In our DNA is the ability to pivot rapidly toward market opportunities that are fresh and real. So, for example, in Q3, we said we thought that as we entered into Q4, demand was going to be low single-digit [growth]. And if you look at Synnex's performance in Q4 and Ingram's performance in Q4, it was low single digit. We grew at 11 percent. There was more opportunity in the market than what we anticipated, and we were able to pivot, move our resources, move our coverage models, move our logistics capability … to grow faster than what we planned. … And there aren't a lot of Fortune 100 companies that can do that as well as Tech Data.

What about from a back end or line card perspective?

Say for example Ingram, Synnex and Tech Data, there's a lot of things we do [similarly] and a lot of ways our line cards look alike. But then there's a lot of ways the line cards look very different. For example, Synnex doesn't sell Apple. Ingram sells data capture/point of sale. Synnex doesn't sell Cisco. Those are things that Tech Data has. … One of the things that we have built the Tech Data franchise on is a worldwide IT system. … We sell $100 million a day of things, and our average order is about $2,000. Think of the power that's necessary from an IT system point of view to be able to handle those transactions.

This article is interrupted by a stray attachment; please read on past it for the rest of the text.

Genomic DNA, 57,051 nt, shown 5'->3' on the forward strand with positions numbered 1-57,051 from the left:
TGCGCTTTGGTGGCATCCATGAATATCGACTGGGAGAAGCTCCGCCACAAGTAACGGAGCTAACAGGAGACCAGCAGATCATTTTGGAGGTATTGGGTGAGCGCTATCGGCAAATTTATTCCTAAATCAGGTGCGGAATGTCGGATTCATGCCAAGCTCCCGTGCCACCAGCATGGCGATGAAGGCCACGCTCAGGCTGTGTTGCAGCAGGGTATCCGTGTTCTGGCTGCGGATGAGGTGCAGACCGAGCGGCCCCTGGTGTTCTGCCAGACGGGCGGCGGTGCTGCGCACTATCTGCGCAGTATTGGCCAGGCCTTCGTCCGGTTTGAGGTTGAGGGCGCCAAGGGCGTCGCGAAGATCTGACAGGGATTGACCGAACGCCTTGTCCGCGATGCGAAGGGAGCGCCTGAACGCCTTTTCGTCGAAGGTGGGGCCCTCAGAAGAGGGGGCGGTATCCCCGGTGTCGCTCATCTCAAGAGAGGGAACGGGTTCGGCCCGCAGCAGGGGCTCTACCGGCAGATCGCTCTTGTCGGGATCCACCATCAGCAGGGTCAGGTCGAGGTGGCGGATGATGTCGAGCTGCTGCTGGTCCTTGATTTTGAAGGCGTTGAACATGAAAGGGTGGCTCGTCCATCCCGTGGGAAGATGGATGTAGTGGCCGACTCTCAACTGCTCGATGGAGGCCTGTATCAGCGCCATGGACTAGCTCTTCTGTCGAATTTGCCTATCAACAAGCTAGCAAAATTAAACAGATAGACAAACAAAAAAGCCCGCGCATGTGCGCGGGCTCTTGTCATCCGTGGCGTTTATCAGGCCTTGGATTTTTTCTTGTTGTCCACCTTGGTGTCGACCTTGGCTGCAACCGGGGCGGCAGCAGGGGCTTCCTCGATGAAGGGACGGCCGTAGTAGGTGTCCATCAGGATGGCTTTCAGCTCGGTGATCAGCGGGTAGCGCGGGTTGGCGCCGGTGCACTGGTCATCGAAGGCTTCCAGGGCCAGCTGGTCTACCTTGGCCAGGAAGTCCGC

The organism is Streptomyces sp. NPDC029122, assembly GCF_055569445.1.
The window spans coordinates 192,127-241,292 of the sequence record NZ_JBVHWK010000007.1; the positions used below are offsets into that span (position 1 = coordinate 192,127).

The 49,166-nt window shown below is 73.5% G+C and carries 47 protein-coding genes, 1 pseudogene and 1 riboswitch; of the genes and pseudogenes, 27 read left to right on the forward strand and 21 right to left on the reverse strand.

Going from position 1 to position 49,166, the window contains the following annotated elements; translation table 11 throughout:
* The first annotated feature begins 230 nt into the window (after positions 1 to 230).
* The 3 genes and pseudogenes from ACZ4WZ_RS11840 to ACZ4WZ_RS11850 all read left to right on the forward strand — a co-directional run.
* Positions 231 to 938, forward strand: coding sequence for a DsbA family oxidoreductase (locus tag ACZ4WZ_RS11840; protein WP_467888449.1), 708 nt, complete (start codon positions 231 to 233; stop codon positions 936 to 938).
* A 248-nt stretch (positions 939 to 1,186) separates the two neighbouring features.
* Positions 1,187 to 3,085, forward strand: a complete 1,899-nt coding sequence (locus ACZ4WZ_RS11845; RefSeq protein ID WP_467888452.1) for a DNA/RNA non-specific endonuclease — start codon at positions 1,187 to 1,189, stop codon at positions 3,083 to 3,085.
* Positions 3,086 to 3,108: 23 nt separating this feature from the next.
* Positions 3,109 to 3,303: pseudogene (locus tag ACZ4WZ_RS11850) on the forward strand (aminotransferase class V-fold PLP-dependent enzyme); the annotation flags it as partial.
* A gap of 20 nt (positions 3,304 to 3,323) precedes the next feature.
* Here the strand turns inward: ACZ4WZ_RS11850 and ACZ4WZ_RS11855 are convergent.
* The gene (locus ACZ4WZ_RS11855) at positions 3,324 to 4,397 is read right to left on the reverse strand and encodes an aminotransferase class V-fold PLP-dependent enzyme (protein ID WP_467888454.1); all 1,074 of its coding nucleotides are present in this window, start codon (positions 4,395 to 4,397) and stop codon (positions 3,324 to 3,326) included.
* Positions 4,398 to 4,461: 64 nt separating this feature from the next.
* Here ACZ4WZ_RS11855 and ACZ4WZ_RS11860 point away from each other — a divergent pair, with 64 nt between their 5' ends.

When you say IT system, are you talking about ERP?

Part of the reason we're able to do that goes back to that IT system, and the investments that we've made over the years to build that platform out. None of our competitors have that same capability. … It's SAP. It's a full-time deployment of SAP. And that is clearly a differentiating building block in the Tech Data system. It's all built around this idea that we can serve a vendor anywhere in our footprint exactly the same with the same tools, the same systems, the same knowledge about the marketplace. It's all tied together in one place. And that's a very powerful differentiating characteristic that we have.